• Community colleges in Southern California are increasing the amount of attention they put on basic needs for students. Many colleges report that students sleep in their cars or struggle to find their next meal while balancing their studies. Jackie Orchard visited Long Beach City College to see what services are being offered on campus.
  • The Climate Action Campaign has released the Orange County Climate Action Plan Report Card and its not good. They scored climate policies from every Orange County city to grade their policies based on content, effectiveness, and implementation and determined its "decades behind" in terms of policy.
  • A missing hiker was found alive in the Mt. Baldy area, but there are still no signs of actor Julian Sands who was reported missing nearly two weeks ago after going on solo hike.
  • A pending California law that would have increased pay and improved working conditions for fast food workers in the state is now on hold. Challengers to the law gathered enough signatures to get the issue on the ballot in 2024.
  • The James Beard Foundation has just released its list of semi-finalists, and a slew of L.A. and OC-based chefs and restauranteurs have received plenty of love.
  • A new book draws from a broad range of research to explain the power of apologies, why we don't always get good ones, and the best way to tell someone you're sorry.
  • Longtime NBC4 sports anchor Fred Roggin talked to us about his decision to leave everyday TV work and what's next.
  • You might have seen news organizations twisting themselves a bit to describe Michelle Yeoh's place in Oscar history. While Yeoh is the first person known to be Asian to get a nomination as leading actress, back in the 1930s another nominee hid her heritage due to rampant discrimination at the time. Read Mike Roe's short history of Merle Oberon's career.
  • *At LAist we will always bring you the news freely, but occasionally we do include links to other publications that may be behind a paywall. Thank you for understanding! 

Wait... One More Thing!

Where To Find Peace And Quiet In The Middle Of The City

A sunlit stone bridge over a pond covered with lily pads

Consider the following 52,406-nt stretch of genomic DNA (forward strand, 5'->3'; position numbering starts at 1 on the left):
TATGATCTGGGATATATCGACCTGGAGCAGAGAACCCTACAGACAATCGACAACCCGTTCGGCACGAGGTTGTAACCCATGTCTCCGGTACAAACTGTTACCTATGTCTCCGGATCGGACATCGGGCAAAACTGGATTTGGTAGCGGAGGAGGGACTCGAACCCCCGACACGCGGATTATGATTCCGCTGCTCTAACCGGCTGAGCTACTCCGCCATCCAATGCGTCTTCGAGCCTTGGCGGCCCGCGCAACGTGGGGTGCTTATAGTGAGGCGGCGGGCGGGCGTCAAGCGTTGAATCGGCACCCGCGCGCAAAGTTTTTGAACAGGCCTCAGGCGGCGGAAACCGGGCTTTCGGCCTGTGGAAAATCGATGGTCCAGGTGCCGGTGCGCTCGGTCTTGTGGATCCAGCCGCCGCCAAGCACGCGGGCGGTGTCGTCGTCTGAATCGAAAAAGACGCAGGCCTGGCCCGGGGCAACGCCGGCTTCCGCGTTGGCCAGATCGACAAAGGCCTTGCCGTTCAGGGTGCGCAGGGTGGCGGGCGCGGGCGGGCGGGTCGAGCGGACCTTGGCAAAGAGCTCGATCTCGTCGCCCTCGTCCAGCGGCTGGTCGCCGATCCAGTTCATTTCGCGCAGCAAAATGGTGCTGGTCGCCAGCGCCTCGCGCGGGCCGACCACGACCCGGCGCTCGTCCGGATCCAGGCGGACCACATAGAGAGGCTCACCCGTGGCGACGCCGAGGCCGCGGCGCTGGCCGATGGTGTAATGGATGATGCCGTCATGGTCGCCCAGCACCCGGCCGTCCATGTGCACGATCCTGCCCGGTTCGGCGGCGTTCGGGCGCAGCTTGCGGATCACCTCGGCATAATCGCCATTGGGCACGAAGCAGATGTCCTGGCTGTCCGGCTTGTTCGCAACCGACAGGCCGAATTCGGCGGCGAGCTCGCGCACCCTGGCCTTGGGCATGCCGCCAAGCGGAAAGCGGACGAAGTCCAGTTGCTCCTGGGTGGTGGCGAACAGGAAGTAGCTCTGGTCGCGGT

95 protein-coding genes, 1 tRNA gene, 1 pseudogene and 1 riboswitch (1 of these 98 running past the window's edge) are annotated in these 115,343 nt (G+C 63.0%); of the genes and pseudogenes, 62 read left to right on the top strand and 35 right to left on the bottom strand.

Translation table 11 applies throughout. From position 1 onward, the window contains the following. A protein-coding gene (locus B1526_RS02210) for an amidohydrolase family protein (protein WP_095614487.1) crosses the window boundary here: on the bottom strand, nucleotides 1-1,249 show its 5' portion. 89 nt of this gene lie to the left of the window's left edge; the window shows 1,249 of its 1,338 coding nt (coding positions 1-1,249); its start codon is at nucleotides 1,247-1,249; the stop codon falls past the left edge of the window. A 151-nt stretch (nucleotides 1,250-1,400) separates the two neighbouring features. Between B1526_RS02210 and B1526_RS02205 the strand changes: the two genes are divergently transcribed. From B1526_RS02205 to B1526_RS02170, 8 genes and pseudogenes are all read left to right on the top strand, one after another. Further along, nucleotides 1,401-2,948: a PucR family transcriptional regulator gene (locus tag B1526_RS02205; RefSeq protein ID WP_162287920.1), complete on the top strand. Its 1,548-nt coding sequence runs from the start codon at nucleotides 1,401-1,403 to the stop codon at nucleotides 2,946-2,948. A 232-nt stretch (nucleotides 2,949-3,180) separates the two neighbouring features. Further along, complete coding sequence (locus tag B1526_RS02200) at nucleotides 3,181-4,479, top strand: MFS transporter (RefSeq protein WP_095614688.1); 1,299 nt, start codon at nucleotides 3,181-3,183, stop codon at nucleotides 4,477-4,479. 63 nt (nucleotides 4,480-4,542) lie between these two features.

Huntington Gardens
(Steve Sharp
Unsplash )

I don’t know about you, but 2023 has already been a year! And we are still in January. Between the news and just life, it seems like we could all use a nice breather… and some space to just sloooooow down.

Luckily, we live in a city where there’s a whole bunch of natural beauty and places to find peace among the chaos in Los Angeles. My colleagues at the How to LA podcast went in search of some of these spots that I think you might want to check out:

  • The Peace Awareness Labyrinth & Gardens is in West Adams on the grounds of a gorgeous Italian Villa built back in the 1910s. It is truly an oasis in the middle of the city with a real labyrinth similar to the one at the Chartres Cathedral in France.
  • The Self Realization Fellowship Lake Shrine is just off the ocean in the Pacific Palisades. There is a meditation garden (reservations required for parking) and a temple that’s open for Sunday services (no reservation required).
  • The Huntington in Pasadena has 16 themed gardens. You can walk and find a quiet corner in almost any spot. HTLA Brian De Los Santos recommends a visit to the Rose Garden and to find a bench on the grass and just sit with your thoughts. 

Our host Brian De Los Santos says he did find some peace just walking around these places. Take a listen to the podcast — there’s even a walking meditation tutorial at the end. Just hearing it might help you breathe a little easier.